26 Jun 2018

HOW TO RAISE CAPITAL FOR YOUR BUSINESS: PART ONE

JOHN R. SEAL – HEAD OF DIRECT LENDING, ABERDEEN STANDARD INVESTMENTS

I recently ran a ‘Growth Learning Session’ at the grand final of The European Business Awards in Warsaw; a 2 day event attending by over 400 of Europe’s most impressive companies. Every person I met was exciting and inspiring, and running a successful company worthy of an award.

The occasion emphasised two things: firstly, that the core reason why the finance community exists is to provide capital for growth, to build successful companies, increase meaningful employment and ultimately help build prosperous communities - both providers and recipients can forget this as they get bogged down in the details.

Secondly, I was also reminded that one of the biggest barriers to growth identified by companies is securing this finance to realise their potential.

However, it is not that the capital is unavailable. Companies are often not aware of all the capital options available to them, or are reluctant to pursue these options due to misconceptions or lack confidence in their knowledge. At the session, many people had heard of “marketplace” or “P2P” (aka ‘peer-to-peer’) or “direct” lending, but were unsure how to access it.

To address and help solve this dichotomy, valuable advice was given by both speakers and attendees, including business leaders who had gone through different routes themselves, and so to help more companies move forward, captured below are the key recommendations:

PART ONE: Venture/Growth Capital (“PE”):

• Apply for awards, get free press, write articles, use social media. PE likes to add companies to their “watch list” and approach you. Build a presence to get seen.

• Apply for funding competitions, particularly if at an early stage. There are European and sometimes country-based funding competitions for early-stage companies.

• There are numerous marketplace and crowdfunding sites where money can be raised. Search for them by your country or in your native language.

• Successful start-ups and small companies that raise growth capital spend time and resources on managing their finances and have a game plan to raise capital. They do not do it occasionally, but continuously – when not actively raising money, they are networking with the finance community and potential investors, winning awards, getting press, and raising their profile. Companies that fail to do this…fail.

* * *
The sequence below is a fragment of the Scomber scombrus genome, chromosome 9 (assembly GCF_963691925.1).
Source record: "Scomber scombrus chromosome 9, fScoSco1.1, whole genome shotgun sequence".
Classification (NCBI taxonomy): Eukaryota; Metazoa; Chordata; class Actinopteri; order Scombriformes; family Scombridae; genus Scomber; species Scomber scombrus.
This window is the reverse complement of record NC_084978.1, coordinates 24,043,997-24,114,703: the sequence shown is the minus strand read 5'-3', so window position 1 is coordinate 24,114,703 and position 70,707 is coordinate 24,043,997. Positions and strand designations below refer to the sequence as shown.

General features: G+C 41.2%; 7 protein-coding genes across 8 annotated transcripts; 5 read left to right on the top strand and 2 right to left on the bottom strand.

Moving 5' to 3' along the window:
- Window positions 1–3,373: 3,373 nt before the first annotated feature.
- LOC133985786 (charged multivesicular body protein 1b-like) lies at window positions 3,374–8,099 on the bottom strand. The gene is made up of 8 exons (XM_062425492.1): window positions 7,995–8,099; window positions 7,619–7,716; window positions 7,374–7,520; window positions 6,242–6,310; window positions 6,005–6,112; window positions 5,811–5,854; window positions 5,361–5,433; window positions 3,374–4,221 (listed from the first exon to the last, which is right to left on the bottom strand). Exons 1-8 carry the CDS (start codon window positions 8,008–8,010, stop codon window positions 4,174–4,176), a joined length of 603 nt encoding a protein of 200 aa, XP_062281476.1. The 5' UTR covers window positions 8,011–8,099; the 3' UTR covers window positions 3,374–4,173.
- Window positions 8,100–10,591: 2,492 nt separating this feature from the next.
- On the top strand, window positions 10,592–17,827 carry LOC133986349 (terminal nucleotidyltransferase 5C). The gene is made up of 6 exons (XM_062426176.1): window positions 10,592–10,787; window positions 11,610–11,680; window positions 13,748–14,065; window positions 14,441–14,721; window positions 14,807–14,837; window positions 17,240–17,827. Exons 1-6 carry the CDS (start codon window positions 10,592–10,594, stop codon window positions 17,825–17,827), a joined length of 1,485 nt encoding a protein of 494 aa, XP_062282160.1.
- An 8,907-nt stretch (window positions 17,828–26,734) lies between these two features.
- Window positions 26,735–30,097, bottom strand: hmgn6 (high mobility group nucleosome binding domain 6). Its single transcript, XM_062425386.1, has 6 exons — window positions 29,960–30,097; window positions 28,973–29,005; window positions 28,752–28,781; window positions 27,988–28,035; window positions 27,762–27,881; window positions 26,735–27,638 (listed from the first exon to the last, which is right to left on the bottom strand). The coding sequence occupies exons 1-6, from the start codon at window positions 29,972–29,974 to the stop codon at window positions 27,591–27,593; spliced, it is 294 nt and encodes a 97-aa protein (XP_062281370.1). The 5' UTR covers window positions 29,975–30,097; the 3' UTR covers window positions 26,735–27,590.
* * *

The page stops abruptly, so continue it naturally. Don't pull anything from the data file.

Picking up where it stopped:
• The best way to find angel investors will often be through associations of angel investors. Search for them by your country or in your native language. Private Banks also tend to have angel investors (and family offices (see below)) as clients.

• Don’t forget LinkedIn or even job placement firms – search for recently retired executives in your industry, or suppliers or customer executives that may wish to be on your board or act as an advisor. Senior people like this can provide valuable advice, and may also be wealthy individuals who made their fortune in your industry who could be investors.

• Family offices - The largest of these types of wealthy individual investors are family offices. They act similar to private equity, but usually have an industry expertise and can be more flexible in their investment approach, and are longer term holders. They are hard to find, but the ones you should look for were once working in your industry (or still are). One way they can be found is through private banks.

• That said, you can reach out to PE. Take a look at who has funded your competitors – you probably shouldn’t approach them (unless you want to sell-out), but you can approach private equity firms similar to them. Most large EU countries will have a PE industry association will – here is the UK = https://www.bvca.co.uk/, Germany = https://www.bvkap.de/en and France = http://www.franceinvest.eu/ where you can find a list of PE firms or get help. Or, look at PE firms that have invested in companies in your industry vertical that are not direct competitors – they will already know your industry and be up to speed.

• Most private equity firms don’t do minority investments, but some do. Their website will tell you, or perhaps the PE industry association has a list. Family offices are often happy to invest on this basis.

NEXT BLOG: PART TWO - CAPITAL FROM NON-BANK LENDING SOURCES AND GENERAL RECOMMENDATIONS

 

 

 

Disclaimer: The information in the attached document has been provided for information purposes only and no reliance should be placed on it for any purpose. No representations or warranties are made or given in respect of any information in the attached document, including as to its accuracy or sufficiency for any purpose. Nothing in the attached document constitutes advice or an offer to provide services. The attached document (including its subject matter and all information contained in it) is strictly confidential and has been provided to you in confidence. It may not be disclosed to any third party without SL Capital's prior written consent.


Sponsors